CRT Practical 8 weeks (2 months) CCTIM Written 8 weeks (2 months)
CCT Inf * Written 7 days CRTSA Written 8 weeks (2 months)
CCT Inf Practical 8 weeks (2 months) CC WS Practical 8 weeks (2 months)
CCT App * Written 7 days CPIA * Written 7 days
CCT App Practical 8 weeks (2 months) CRIA Practical 8 weeks (2 months)
CCSAS * Written 7 days CCNIA Practical 8 weeks (2 months)
CCSAS Practical 8 weeks (2 months) CCHIA Practical 8 weeks (2 months)
CCSAM Written 8 weeks (2 months) CCMRE Practical 8 weeks (2 months)
CPTIA * Written 7 days CCIM Written 8 weeks (2 months)

CREST Chapters:  In order to effectively manage certifications and re-certifications across our Chapters, CREST International may share your contact details and overall pass/fail result (not component scores) with our Chapters in line with our Examination Terms and Conditions.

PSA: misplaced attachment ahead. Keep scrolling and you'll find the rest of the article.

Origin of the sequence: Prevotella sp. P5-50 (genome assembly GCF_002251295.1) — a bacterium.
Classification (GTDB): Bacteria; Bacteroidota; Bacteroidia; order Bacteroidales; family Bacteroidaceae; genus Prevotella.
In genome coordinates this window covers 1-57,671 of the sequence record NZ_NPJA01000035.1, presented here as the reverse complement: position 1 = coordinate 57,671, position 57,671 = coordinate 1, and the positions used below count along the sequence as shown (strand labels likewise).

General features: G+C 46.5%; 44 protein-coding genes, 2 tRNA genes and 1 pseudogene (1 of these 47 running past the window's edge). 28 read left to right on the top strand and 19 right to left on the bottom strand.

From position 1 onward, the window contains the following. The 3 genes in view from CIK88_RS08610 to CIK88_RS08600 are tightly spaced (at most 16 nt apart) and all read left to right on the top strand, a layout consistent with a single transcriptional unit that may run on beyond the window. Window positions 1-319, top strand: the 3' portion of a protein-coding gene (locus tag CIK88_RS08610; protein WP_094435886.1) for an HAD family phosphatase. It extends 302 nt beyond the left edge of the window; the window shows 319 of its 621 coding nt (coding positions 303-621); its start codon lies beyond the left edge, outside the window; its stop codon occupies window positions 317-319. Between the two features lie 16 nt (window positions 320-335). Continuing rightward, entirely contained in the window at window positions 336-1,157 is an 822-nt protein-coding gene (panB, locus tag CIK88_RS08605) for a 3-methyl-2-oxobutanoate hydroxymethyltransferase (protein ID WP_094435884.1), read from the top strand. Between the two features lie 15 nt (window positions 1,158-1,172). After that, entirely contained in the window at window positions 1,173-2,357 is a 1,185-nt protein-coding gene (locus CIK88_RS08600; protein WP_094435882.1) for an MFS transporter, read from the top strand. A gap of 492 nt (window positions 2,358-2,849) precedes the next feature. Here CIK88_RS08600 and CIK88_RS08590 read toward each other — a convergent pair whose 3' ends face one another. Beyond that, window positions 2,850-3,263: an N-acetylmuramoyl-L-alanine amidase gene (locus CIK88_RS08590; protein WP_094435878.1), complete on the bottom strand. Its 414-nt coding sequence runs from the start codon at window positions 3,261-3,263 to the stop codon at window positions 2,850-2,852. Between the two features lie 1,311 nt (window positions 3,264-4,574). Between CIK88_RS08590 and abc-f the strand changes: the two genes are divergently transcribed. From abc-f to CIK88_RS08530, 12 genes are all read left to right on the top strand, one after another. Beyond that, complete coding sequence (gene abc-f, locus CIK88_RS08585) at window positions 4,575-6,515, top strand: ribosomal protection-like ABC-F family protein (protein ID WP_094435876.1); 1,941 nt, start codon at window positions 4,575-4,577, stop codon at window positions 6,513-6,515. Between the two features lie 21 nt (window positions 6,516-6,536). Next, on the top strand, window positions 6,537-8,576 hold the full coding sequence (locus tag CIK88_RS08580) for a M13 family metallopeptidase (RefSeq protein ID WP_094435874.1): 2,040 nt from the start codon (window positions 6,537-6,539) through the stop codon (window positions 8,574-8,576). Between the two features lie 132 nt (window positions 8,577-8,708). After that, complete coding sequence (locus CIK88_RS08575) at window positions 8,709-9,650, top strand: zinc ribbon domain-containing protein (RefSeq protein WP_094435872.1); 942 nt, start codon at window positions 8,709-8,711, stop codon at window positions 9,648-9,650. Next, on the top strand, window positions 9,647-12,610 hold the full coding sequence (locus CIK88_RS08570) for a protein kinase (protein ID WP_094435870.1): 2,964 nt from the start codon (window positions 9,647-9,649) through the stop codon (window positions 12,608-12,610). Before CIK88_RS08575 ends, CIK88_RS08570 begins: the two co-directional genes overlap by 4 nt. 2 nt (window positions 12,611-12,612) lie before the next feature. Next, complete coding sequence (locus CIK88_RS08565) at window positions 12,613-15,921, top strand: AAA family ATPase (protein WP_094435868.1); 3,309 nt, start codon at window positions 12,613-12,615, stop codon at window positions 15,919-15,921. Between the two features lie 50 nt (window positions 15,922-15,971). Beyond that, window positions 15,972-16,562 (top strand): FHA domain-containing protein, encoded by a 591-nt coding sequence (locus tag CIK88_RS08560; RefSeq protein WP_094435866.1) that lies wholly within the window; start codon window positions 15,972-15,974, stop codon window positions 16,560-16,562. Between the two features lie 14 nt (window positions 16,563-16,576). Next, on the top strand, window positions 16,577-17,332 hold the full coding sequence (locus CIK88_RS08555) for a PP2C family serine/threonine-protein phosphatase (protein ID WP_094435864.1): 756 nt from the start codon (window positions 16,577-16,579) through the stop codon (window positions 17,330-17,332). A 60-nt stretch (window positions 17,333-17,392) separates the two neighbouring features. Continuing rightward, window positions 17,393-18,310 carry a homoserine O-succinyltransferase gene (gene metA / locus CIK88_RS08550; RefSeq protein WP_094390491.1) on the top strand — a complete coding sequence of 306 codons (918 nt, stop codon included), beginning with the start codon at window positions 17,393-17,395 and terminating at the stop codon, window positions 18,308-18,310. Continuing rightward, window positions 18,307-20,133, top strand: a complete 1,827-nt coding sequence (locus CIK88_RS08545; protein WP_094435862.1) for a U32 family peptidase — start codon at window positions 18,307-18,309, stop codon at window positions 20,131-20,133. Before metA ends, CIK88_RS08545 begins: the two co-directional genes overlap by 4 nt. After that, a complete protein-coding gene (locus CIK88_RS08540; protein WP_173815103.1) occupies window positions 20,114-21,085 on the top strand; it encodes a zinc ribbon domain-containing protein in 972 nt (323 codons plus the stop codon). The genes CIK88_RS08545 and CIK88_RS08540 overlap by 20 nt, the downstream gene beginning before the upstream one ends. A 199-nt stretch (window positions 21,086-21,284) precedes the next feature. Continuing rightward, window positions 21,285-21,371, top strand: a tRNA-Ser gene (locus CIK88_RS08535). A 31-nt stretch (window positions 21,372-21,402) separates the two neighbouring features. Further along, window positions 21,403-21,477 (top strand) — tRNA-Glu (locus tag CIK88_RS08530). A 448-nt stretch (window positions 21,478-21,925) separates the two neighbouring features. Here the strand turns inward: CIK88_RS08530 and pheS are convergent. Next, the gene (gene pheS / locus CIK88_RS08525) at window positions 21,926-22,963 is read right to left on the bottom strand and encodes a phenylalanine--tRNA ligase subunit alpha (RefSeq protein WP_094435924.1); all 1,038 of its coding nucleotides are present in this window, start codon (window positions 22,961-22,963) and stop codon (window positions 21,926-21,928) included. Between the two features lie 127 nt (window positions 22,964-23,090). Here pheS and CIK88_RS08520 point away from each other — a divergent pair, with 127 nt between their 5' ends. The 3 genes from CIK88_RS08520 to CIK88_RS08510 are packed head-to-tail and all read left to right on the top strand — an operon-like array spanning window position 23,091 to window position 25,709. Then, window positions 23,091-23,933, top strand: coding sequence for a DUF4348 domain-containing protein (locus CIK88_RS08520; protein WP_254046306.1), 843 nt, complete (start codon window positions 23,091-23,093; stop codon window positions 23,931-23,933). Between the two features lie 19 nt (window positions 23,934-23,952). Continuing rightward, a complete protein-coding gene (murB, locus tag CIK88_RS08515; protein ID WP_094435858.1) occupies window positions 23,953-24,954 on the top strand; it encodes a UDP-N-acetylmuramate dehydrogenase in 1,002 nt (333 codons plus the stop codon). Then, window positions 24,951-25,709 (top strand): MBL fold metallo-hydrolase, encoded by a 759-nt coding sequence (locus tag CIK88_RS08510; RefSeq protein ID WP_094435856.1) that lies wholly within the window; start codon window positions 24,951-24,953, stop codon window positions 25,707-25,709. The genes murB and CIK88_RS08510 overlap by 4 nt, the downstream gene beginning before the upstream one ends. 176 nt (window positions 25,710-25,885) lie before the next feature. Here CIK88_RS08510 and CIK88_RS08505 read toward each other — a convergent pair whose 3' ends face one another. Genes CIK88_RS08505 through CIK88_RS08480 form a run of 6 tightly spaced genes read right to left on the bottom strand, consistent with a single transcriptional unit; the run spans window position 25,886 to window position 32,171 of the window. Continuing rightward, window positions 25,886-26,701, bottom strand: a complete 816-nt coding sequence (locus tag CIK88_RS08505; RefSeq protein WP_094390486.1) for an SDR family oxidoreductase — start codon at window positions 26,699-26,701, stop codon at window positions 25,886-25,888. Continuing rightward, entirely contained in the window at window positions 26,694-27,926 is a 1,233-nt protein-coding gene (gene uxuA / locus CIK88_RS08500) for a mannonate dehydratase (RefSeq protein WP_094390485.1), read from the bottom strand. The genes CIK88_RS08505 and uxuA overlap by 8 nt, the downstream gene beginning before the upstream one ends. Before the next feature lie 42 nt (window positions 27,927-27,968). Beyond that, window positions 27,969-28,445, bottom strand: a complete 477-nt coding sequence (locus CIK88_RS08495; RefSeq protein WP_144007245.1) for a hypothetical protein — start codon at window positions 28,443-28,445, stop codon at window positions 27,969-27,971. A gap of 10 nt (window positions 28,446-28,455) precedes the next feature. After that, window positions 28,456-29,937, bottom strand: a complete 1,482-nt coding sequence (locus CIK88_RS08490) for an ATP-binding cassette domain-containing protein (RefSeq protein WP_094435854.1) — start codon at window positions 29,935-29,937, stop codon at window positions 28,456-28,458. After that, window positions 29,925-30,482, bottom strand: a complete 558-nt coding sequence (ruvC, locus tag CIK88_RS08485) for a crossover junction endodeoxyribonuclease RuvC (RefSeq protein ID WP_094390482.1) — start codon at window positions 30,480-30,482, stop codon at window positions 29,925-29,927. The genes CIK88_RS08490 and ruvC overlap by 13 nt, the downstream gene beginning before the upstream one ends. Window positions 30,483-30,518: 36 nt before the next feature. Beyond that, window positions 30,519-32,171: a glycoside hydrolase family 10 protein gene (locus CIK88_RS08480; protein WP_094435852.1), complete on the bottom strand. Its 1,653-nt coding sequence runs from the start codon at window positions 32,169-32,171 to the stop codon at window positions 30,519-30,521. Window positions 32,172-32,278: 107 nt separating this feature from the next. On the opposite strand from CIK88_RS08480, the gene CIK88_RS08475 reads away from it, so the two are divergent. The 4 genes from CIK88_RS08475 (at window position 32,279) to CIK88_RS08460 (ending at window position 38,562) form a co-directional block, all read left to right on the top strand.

NCSC:    Because of the agreement that is in place between the NCSC and CREST, if it is appropriate based on the examination you sit, CREST will advise the NCSC of your status.

NOTE: Candidates wishing to apply for UK CHECK Team Member or UK CHECK Team Leader status must contact the NCSC directly as CREST’s involvement in the process is limited to the submission of examination results only. The NCSC can be contacted as follows:
Tel: 01242 709141                   Email: [email protected]

Bank of England:    Because of the agreement that is in place between the Bank of England and CREST around the CBEST scheme, if it is appropriate based on the examination you sit, CREST will advise the Bank of England of your status.

Civil Aviation Authority:    Because of the agreement that is in place between the Civil Aviation Authority and CREST around the ASSURE programme, if it is appropriate based on the examination you sit, CREST will advise the Civil Aviation Authority of your status.